Title: The Last Sun
Author: KD Edwards
Are there LGBT characters? Yes, the main character is gay, and so is just about everyone else of importance — if not gay, then probably least bi or poly. In the world of New Atlantis, nobody cares what the gender of the other person you sleep with is. Since the main character is gay, this tends to gay up the surrounding cast. And what’s awesome is how natural it all feels. Basically, it kind of feels like an all-male version of “Friends.” But with more explosions (actual explosions, mind you, I don’t know where your dirty, filthy imagination was going).
Brief summary / book review: This is the book I’ve been waiting for. This book is the reason why I started doing this little series in the first place. There are many wonderful books out there, some of which I’ve reviewed here, that feature great gay characters, or have been written by gay men, but none of them quite nailed it in the way I’ve been hoping.
This one does.
Hoo boy, and how.
First, the plot: Rune Saint John lives in New Atlantis, where there are demigods based on tarot cards. Rune was a member of the Sun Throne, but it was destroyed a few years before the story began, and he’s the last surviving member (hence, “The Last Sun”). With his bodyguard/companion, Brand, he sort of works freelance for the Tower, and is hired to find Lady Judgment’s missing son, Addam.
The story is entirely set on New Atlantis, and though there is definitely a wider world to be explored, Edwards smartly keeps the story focused almost exclusively on Rune’s story, allowing visions of the wider world to come in organically. This has the benefit of letting us meet, and really get to know, Rune, Brand, and a few others.
The story moves fast, with lots of action scenes throughout. The writing is crisp and clear, and the dialogue feels natural. It’s also really funny, and scary, and emotional, all at once. If it has a sort of a spiritual cousin out there someone, I’d compare it to a Joss Whedon work, particularly Buffy.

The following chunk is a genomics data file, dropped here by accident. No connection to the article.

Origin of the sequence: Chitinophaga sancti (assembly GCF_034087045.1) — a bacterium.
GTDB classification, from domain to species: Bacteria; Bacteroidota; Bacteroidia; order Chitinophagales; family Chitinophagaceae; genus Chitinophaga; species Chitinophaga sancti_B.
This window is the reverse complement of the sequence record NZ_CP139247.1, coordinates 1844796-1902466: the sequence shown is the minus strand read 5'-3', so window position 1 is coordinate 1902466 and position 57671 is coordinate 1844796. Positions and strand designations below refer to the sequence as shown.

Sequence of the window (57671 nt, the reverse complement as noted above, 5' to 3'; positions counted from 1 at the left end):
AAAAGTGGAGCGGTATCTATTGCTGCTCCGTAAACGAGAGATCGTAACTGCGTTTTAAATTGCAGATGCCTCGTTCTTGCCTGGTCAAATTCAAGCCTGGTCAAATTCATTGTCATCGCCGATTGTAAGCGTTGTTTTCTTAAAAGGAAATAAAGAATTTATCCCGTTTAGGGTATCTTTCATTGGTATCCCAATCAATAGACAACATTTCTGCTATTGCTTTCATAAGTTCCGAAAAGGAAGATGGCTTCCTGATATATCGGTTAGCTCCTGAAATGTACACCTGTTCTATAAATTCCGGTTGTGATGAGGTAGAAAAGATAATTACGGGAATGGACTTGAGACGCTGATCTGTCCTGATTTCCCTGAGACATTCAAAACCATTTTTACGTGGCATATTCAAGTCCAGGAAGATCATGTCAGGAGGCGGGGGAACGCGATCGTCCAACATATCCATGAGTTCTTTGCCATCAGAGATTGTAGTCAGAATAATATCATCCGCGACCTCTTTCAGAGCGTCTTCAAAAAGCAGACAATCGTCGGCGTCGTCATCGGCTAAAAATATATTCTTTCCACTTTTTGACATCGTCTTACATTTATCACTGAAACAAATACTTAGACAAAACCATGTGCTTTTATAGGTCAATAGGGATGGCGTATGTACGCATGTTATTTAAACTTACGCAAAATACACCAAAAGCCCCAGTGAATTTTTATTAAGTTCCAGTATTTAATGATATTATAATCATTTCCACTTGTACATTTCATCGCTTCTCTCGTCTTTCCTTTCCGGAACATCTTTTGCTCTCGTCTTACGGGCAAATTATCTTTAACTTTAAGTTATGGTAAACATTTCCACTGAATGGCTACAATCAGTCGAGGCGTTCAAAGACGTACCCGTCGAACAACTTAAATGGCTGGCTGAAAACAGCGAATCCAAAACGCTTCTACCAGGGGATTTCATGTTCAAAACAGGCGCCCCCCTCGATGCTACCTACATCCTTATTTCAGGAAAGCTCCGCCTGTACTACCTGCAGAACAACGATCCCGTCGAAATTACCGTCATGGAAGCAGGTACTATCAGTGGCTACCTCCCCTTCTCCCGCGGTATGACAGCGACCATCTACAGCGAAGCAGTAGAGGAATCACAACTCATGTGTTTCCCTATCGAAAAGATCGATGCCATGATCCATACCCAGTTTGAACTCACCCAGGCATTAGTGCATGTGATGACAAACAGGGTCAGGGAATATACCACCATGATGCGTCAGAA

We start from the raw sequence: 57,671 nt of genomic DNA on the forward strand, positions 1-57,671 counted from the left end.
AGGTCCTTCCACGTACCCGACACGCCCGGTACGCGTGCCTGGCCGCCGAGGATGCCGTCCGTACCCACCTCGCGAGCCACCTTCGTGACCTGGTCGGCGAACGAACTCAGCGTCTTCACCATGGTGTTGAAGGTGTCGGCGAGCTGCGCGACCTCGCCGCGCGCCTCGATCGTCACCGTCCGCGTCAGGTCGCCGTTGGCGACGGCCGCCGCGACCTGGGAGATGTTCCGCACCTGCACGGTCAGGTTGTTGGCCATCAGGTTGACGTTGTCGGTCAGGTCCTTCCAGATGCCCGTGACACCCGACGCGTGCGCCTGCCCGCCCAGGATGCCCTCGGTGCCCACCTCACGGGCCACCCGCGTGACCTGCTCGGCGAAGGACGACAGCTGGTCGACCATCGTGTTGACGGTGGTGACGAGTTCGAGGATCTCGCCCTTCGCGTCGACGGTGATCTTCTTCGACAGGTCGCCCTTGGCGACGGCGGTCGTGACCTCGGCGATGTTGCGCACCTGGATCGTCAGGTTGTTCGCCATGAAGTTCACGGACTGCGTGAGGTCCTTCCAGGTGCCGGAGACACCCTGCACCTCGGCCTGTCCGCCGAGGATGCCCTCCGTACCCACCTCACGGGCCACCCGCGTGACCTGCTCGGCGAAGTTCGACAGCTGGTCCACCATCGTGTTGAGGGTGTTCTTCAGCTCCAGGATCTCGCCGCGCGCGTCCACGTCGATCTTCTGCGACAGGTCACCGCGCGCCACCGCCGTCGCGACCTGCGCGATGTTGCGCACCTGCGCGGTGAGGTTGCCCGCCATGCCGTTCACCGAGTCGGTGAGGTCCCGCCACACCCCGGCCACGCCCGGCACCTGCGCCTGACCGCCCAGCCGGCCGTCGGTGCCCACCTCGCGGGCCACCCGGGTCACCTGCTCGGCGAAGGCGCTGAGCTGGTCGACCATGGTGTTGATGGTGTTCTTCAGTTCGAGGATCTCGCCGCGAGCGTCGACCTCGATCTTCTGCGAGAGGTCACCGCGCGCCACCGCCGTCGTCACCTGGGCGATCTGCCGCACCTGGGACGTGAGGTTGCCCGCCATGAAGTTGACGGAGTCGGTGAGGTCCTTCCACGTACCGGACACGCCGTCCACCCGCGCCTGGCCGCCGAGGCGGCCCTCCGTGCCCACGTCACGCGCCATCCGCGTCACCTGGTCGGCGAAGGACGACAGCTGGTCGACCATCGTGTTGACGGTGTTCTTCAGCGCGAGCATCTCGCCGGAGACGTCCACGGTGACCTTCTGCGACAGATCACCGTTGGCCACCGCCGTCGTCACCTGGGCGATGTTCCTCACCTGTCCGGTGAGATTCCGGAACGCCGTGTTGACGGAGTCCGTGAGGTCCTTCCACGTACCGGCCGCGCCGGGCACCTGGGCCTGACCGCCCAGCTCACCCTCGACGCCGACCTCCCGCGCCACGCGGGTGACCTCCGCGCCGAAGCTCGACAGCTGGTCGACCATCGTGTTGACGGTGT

If there is a weakness, it’s probably most obvious in the lack of female characters. But I can also see how it would have been tough to add a strong female character in this book — any other main or principal character would have felt superfluous, female or otherwise. Edwards has hinted that this will also change in the second book as well, and I have no doubt that when we meet them, we’ll fall in love with them.
It’s a terrific, fun read, and I absolutely cannot wait for the next one.
On a more personal note, I think I connected with this book so strongly because of my own history as a reader. Struggling to accept my identity as a teenager, I wasn’t too aware of books, particularly genre books, that have introduced me to gay characters (this was just as the internet was taking off, mind you). I had no idea about, say, Mercedes Lackey, for example. As it happened, when I was at my local library when I was around 16 or 17, I saw a book called “The Thief’s Gamble” by Juliet McKenna, and picked it up. The main character meets a badass mage named Shiv, and that mage turns out to be gay.
It was like a bolt of lightning had struck me, and I was jolted by the presence of Shiv, and I devoured that book, impatient whenever Shiv wasn’t on the page. It opened my eyes in more way than one, and it helped put me on the path towards self-acceptance. It didn’t happen overnight — it would be quite a few years before I was still comfortable in my own skin — but meeting Shiv helped put me on that path.
Reading “The Last Sun,” all I kept thinking was how much I wished I had this book as a teenager, and was overjoyed that such a book existed. Here’s a book where gay characters take center stage, and it’s all so normal and ordinary, and they’re not mincing milquetoasts who meet tragic, sticky ends, but they’re badasses, filled with agency and wants and desires, and the writing is good and fun and immersive, and everything I’d ever want in a story. I can’t express enough how thankful I am for KD Edwards for writing “The Last Sun” — teenage me would have loved this book. Hell, adult me loves it. You probably will too.
About the ‘Are There LGBT Characters’ series of posts: Being a gay reader, I am interested in LGBT books, but I haven’t always seen reviews clearly note if there are LGBT characters and how significant they are. These mini reviews are my way of addressing this problem.